Considering the multitude of benefits nature provides cities, why is it so hard to add more green to our urban fabric? Linda Romanovska is a PhD candidate with UNSW Built Environment. Her research explores the best ways to assess the full valu
Poverty, equity and the drivers of health. Decolonising global health means a dismantling of privilege and the structural barriers to health, both across countries and within. In a world where everyone’s health matters, whose knowledge do we v
Imagine a world where each of us knew how to listen, respond, and be present for each other during times of crisis. Where each person understands that emotional health is important and provides the necessary care for people close to them. San
Conventional wisdom is clear – teamwork, collaboration and diversity lead to better learning and decision making, but what happens when teamwork doesn’t make the dreamwork? Christopher Jackson is a Professor of Business Psychology at the UNSW
How have the planet’s minerals evolved? If we want to understand the origins of life on earth, and how early life developed, we need to understand the earth itself and what it was made of. When US mineralogist Robert Hazen was asked if he kne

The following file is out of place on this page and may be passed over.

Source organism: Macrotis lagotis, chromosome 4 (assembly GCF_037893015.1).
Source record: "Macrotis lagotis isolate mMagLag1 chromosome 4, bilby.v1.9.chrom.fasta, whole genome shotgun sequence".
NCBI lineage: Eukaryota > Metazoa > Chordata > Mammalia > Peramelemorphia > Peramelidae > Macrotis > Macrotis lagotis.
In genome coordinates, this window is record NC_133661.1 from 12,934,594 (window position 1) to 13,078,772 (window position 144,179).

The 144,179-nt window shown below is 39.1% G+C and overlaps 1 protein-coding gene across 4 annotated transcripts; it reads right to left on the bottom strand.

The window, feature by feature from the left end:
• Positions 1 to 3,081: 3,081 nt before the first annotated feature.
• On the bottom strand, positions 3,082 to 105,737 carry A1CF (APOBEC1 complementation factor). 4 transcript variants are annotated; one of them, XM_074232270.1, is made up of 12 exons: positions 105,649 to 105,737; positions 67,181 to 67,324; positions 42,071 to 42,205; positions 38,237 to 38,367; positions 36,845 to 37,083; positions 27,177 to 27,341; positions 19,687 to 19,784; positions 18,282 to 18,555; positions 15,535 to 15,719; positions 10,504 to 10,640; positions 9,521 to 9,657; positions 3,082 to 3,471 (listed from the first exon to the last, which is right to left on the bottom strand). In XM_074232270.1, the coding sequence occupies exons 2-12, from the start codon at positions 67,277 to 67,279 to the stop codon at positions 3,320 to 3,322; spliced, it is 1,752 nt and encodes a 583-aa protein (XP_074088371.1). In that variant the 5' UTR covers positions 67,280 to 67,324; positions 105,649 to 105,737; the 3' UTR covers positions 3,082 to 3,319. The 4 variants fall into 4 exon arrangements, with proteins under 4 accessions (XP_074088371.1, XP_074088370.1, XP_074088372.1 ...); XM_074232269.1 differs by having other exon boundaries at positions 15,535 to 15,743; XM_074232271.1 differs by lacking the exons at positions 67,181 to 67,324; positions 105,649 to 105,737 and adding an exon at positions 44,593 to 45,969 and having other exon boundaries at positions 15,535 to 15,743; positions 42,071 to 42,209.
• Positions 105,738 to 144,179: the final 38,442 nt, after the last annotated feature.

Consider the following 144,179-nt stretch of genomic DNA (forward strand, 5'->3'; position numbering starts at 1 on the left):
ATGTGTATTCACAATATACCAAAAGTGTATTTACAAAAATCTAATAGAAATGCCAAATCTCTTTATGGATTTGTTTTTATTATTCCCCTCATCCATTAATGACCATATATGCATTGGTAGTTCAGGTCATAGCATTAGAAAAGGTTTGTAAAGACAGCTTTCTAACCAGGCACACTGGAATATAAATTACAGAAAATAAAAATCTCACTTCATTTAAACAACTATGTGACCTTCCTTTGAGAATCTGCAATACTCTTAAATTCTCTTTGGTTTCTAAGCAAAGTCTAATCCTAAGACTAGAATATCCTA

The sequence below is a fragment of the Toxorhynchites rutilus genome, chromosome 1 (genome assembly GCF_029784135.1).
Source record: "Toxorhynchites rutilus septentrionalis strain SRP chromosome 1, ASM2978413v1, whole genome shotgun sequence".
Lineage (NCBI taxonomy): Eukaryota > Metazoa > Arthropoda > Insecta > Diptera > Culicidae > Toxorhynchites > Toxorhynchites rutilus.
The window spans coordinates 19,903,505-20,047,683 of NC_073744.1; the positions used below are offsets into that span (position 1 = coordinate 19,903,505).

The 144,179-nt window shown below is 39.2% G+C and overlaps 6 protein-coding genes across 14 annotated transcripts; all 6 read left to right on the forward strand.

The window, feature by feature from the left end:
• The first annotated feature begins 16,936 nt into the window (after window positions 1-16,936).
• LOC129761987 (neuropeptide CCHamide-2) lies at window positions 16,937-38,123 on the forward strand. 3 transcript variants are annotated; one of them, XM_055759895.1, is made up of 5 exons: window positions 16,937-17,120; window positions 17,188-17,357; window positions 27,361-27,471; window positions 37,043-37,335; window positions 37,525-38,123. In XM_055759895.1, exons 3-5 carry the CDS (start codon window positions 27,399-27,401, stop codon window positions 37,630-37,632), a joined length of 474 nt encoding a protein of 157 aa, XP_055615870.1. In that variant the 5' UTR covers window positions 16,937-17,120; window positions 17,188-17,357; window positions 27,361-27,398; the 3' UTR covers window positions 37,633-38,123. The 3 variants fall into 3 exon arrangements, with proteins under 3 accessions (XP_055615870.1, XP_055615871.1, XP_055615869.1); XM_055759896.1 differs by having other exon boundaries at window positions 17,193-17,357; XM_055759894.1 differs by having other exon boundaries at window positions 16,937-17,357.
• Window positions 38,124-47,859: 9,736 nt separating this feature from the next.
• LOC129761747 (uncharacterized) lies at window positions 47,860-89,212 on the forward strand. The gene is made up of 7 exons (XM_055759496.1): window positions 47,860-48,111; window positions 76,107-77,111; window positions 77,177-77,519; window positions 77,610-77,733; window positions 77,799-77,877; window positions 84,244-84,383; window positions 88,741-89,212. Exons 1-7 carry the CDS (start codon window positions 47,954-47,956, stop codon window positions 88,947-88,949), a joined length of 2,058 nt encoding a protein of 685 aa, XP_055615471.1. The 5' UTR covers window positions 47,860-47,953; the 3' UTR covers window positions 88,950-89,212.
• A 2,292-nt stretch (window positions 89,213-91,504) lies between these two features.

How have the planet’s minerals evolved? If we want to understand the origins of life on earth, and how early life developed, we need to understand the earth itself and what it was made of. When US mineralogist Robert Hazen was asked if he kne
Anzac biscuits are a symbol of survival and resilience – making them the ideal comfort food for Australians and New Zealanders in challenging times. Lindsay Kelley is an artist and lecturer at UNSW Art & Design. Kelley’s work in the kitchen e
The pandemic put us all in limbo. For the first time, many Australians understood what it means to be stranded, unable to cross borders, separated from the people you love. When our government said we were ‘all in this together’ – what happened
How can we teach the skills that the unexpected depends on – creativity, collaboration and never giving up? Richard Buckland is a Professor of Cybersecurity at UNSW Engineering. Buckland has taught over 10,000 students and is passionate about